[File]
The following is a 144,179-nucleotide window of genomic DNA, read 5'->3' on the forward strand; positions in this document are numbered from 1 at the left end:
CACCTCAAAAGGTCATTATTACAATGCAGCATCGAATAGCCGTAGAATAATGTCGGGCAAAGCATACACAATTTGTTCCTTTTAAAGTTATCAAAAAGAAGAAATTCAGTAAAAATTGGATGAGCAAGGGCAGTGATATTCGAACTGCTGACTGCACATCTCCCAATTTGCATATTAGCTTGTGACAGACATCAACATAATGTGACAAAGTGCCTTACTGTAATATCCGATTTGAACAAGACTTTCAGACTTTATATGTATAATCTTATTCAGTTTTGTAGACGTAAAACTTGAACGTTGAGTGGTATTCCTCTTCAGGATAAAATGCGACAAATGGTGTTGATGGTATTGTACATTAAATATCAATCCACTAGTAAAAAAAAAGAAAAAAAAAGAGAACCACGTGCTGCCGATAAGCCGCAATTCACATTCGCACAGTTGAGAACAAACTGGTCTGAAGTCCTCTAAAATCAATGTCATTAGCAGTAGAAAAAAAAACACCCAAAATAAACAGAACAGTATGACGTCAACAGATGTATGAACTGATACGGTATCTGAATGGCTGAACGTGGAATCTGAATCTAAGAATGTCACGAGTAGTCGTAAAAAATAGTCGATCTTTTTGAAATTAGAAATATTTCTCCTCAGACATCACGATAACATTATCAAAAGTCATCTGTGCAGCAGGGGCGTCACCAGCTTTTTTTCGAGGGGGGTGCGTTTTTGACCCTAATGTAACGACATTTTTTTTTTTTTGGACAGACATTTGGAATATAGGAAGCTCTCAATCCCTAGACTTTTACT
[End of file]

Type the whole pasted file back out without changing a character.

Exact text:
The following is a 144,179-nucleotide window of genomic DNA, read 5'->3' on the forward strand; positions in this document are numbered from 1 at the left end:
CACCTCAAAAGGTCATTATTACAATGCAGCATCGAATAGCCGTAGAATAATGTCGGGCAAAGCATACACAATTTGTTCCTTTTAAAGTTATCAAAAAGAAGAAATTCAGTAAAAATTGGATGAGCAAGGGCAGTGATATTCGAACTGCTGACTGCACATCTCCCAATTTGCATATTAGCTTGTGACAGACATCAACATAATGTGACAAAGTGCCTTACTGTAATATCCGATTTGAACAAGACTTTCAGACTTTATATGTATAATCTTATTCAGTTTTGTAGACGTAAAACTTGAACGTTGAGTGGTATTCCTCTTCAGGATAAAATGCGACAAATGGTGTTGATGGTATTGTACATTAAATATCAATCCACTAGTAAAAAAAAAGAAAAAAAAAGAGAACCACGTGCTGCCGATAAGCCGCAATTCACATTCGCACAGTTGAGAACAAACTGGTCTGAAGTCCTCTAAAATCAATGTCATTAGCAGTAGAAAAAAAAACACCCAAAATAAACAGAACAGTATGACGTCAACAGATGTATGAACTGATACGGTATCTGAATGGCTGAACGTGGAATCTGAATCTAAGAATGTCACGAGTAGTCGTAAAAAATAGTCGATCTTTTTGAAATTAGAAATATTTCTCCTCAGACATCACGATAACATTATCAAAAGTCATCTGTGCAGCAGGGGCGTCACCAGCTTTTTTTCGAGGGGGGTGCGTTTTTGACCCTAATGTAACGACATTTTTTTTTTTTTGGACAGACATTTGGAATATAGGAAGCTCTCAATCCCTAGACTTTTACT